The #1 Fan in the 1950s: Vice President Nixon tosses a ball around in his Capitol Office.
But, unlike many who mostly talk the talk, RN could really walk the walk — a fact discovered and recorded by no less an authority (and no less rabid a Nixon critic) than the uber-Gonzo journalist and Rolling Stone National Correspondent Dr. Hunter S. Thompson.
In Fear and Loathing on the Campaign Trail ’72 —his bizarre and superb account of the 1972 presidential campaign— there are few moments more superbly bizarre than the limo ride with RN that he recalled and recounted from the eve of the New Hampshire primary during the 1968 presidential campaign.
For Thompson, of course, this was, literally, a case of giving the devil his due. But that makes his admiration all the more interesting and impressive. And when Dr. Hunter S. Thompson describes something as “one of the weirdest things I’ve ever done,” attention really must be paid.
Hunter S. Thompson
“Weird Memories of ’68: A Private Conversation with Richard Nixon” from Fear and Loathing on the Campaign Trail ’72 (pp. 58-61)
It was a big yellow sedan with a civvy-clothes cop at the wheel. Sitting next to the cop, up front, were two of Nixon’s top speechwriters: Ray Price and Pat Buchannan [sic].
There were only two of us in back: just me and Richard Nixon, and we were talking football in a very serious way. It was late —almost midnight then, too— and the cop was holding the beg Merc at exactly sixty-five as we hissed along the highway for more than an hour between some American Legion hall in a small town somewhere near Nashua where Nixon had just made a speech, to the airport up in Manchester where a Lear Jet was waiting to whisk the candidate and his brain-trust off to Key Biscayne for a Think Session.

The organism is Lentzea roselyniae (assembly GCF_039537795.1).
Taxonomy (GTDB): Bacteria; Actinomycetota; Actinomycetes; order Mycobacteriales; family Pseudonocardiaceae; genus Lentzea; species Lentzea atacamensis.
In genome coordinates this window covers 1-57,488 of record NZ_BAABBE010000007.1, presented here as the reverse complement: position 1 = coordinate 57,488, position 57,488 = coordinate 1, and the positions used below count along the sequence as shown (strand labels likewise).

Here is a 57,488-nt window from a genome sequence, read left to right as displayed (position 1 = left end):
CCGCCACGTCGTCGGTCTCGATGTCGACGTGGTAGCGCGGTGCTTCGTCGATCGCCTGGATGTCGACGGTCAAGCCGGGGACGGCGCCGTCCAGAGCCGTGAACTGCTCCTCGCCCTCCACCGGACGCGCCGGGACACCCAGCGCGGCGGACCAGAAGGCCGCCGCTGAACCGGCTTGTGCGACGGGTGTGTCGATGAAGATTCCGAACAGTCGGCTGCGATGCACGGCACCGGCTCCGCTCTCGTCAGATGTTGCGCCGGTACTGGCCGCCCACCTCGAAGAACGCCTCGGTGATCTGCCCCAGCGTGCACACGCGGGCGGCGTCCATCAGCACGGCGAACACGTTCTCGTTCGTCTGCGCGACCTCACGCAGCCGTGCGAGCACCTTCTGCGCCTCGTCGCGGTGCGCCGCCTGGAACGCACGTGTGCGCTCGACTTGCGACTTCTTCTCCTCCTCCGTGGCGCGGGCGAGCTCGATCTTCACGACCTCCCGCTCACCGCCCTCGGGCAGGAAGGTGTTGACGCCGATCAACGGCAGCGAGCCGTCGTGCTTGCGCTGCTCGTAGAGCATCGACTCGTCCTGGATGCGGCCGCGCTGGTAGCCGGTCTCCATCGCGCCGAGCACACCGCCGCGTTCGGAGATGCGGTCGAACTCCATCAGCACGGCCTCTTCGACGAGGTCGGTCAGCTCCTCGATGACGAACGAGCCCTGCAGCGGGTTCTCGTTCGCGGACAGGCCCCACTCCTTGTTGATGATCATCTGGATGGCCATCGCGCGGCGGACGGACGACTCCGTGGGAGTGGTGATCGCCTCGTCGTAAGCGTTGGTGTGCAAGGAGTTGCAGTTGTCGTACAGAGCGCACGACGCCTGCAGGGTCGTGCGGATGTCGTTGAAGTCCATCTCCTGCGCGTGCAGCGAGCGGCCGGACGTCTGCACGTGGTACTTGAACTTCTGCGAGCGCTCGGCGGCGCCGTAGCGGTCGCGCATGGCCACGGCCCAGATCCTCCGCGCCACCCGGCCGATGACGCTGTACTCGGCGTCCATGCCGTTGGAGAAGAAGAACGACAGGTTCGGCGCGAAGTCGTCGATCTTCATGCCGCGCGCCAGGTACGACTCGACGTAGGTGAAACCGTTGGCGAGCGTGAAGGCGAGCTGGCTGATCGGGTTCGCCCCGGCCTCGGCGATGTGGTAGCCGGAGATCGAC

It was a very weird trip; probably one of the weirdest things I’ve ever done, and especially weird because both Nixon and I enjoyed it. We had a good talk, and when we got to the airport, I stood around the Lear Jet with Dick and the others, chatting in a very relaxed way about how successful his swing through New Hampshire had been…and as he climbed into the plane it seemed only natural to thank him for the ride and shake hands….
But suddenly I was seized from behind and jerked away from the plane. Good God, I thought as I reeled backwards, Here We Go … “Watch out!” somebody was shouting. “Get the cigarette!” A hand lashed out of the darkness to snatch the cigarette out of my mouth, then other hands kept me from falling and I recognized the voice of Nick Ruwe, Nixon’s chief advance man for New Hampshire, saying, “God damnit, Hunter, you almost blew up the plane!”
I shrugged. He was right. I’d been leaning over the fuel tank with a burning butt in my mouth. Nixon smiled and reached out to shake hands again, while Ruwe muttered darkly and the others stared down at the asphalt.
The plane took off and I rode back to the Holiday Inn with Nick Ruwe. We laughed about the cigarette scare, but he was still brooding. “What worries me,” he said, “is that nobody else noticed it. Christ, those guys get paid to protect the boss….”
“Very bad show,” I said, “especially when you remember that I did about three king-size Marlboros while we were standing there. Hell, I was flicking the butts away, lighting new ones …. You people are lucky I’m a sane, responsible journalist; otherwise I might have hurled my flaming Zippo into the fuel tank.”